Bulova “666” Devil Diver Oceanographer
We then turn towards something that is much more bold and bright. Cue the Bulova Oceanographer 96B350.
The 41mm watch is a design tribute of the brand’s acclaimed Oceanographer, made in the 1970s. There are many classic cues with this piece, from the design of the case to the bold and bright orange dial. One interesting element to note is the indices, which have cylindrical sapphire appliqués and are treated with SuperLuminova to have a bright glow in the dark. The overall aesthetics are certainly unusual indeed.
Fitted with the Oceanographer is the Miyota 821D-21B. This is a standard workhorse self-winding movement, with an autonomy of 42 hours power reserve.
With a retail price of US$750 (approximately S$1,008), the Bulova is certainly worth a consideration for someone who wants a reliable and sturdy weekend watch. We like the watch’s loud orange colour, and reckon it is certainly a great casual piece to wear on a weekend.
Tissot PRX Powermatic 80
It is tough to find a modestly priced timepiece that ticks all of the right boxes, but for the Tissot PRX Powermatic 80, we might have found the answer.
Arguably one of the best novelties in 2021, it is hard to fault the timepiece. The 40mm PRX Powermatic 80 features the great self-winding movement with an autonomy of 80 hours, as well as a stamped tapisserie dial and integrated bracelet. The entire package is brilliant, and at a price point of S$950, it is certainly a winner for us.
This watch is perfect for either a budding or seasoned collector. It is a great watch, with a great design. You really cannot go wrong with such a well-made piece, especially one with a rather attractive three-digit price tag.
Finally, we round up the article with the Seiko Alpinist.
First introduced in 1961, the Alpinist was touted as the first “Sports Watch” for the Japanese watch manufacturer. More than half a century later, however, the perennial favourite now has a cult following for both its functionality and versatility.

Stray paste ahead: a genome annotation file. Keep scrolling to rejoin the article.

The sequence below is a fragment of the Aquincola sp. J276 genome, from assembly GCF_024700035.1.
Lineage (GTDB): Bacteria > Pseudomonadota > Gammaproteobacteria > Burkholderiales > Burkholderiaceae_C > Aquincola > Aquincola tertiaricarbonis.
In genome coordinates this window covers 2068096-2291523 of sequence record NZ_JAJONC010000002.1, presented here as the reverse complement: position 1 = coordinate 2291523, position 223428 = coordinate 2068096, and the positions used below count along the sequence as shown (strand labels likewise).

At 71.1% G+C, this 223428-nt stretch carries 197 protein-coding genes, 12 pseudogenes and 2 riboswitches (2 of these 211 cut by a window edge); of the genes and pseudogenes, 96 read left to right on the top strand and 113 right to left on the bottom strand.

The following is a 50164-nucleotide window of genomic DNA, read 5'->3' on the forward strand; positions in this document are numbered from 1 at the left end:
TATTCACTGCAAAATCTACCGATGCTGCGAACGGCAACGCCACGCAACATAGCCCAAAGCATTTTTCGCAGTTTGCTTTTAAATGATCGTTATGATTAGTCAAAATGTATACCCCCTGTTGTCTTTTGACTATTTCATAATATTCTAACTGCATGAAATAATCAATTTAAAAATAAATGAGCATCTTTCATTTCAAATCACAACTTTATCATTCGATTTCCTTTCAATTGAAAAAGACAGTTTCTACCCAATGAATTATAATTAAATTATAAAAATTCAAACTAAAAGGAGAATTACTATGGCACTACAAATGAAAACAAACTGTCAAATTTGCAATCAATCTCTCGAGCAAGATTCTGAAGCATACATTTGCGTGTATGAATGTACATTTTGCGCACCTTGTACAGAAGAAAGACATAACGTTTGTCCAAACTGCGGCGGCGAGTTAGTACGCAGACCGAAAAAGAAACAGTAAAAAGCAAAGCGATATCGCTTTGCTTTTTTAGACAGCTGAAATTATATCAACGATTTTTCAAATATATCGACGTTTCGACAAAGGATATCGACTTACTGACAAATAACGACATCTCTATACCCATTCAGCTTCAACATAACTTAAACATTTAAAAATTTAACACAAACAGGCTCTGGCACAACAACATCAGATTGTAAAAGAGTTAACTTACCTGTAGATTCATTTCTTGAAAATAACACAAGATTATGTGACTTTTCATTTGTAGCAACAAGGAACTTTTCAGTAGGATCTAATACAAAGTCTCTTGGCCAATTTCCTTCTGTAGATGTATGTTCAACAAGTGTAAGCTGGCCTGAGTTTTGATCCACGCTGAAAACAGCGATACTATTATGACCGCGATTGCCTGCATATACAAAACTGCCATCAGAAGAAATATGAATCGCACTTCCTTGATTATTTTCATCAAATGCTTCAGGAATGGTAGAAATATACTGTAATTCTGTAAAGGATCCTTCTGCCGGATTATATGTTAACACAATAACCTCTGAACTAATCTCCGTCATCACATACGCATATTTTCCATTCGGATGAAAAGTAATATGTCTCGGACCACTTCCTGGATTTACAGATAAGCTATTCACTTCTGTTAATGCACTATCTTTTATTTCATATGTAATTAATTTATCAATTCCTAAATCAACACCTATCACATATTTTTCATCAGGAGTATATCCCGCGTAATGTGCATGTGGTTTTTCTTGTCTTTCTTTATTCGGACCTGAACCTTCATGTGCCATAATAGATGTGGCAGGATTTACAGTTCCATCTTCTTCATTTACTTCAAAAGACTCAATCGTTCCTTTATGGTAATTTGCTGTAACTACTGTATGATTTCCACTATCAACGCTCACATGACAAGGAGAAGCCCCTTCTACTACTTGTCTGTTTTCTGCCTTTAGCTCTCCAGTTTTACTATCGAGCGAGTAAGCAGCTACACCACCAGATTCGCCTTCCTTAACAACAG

The latest variant, featuring a stunning midnight blue sunburst dial, is a limited edition piece for the US market. Fitted with a palatable 39.5mm stainless steel case, the Alpinist comes with two crowns at both the 3 and 4 o’clock position to adjust the time and bearings respectively. The latter points us to the roots of the Alpinist, in which it was produced specifically for Japanese mountain climbers in the past.
Powering the Alpinist is the humble Caliber 6R15, which is a self-winding movement that boasts a power reserve of around 50 hours. It is also additionally fitted with a Diashock absorber (for shock-resistance). While it might be a tall order to get the “original” Alpinist right now, the next best option is perhaps the new Prospex Alpinist (Reference SPB117/119/121) – which will be retailing from US$725 (approximately S$975) onwards.
In the world of collecting, and with the passage of time, it is often common to lose sight of the joy in watch collecting as we continue to chase for the higher-end pieces.
This article hopes to prove that we can still have fun and compelling pieces that are priced at around S$1,000, or below. In fact, for watches like the Tissot PRX Powermatic 80 and Seiko Alpinist, we reckon they are perhaps some of the finest within its price point – and they are capable of beating the big boys that are priced much higher than them.
So, what are some of the interesting and modestly priced watches that you reckon deserve a spot on the list? Let us know in the comments section below!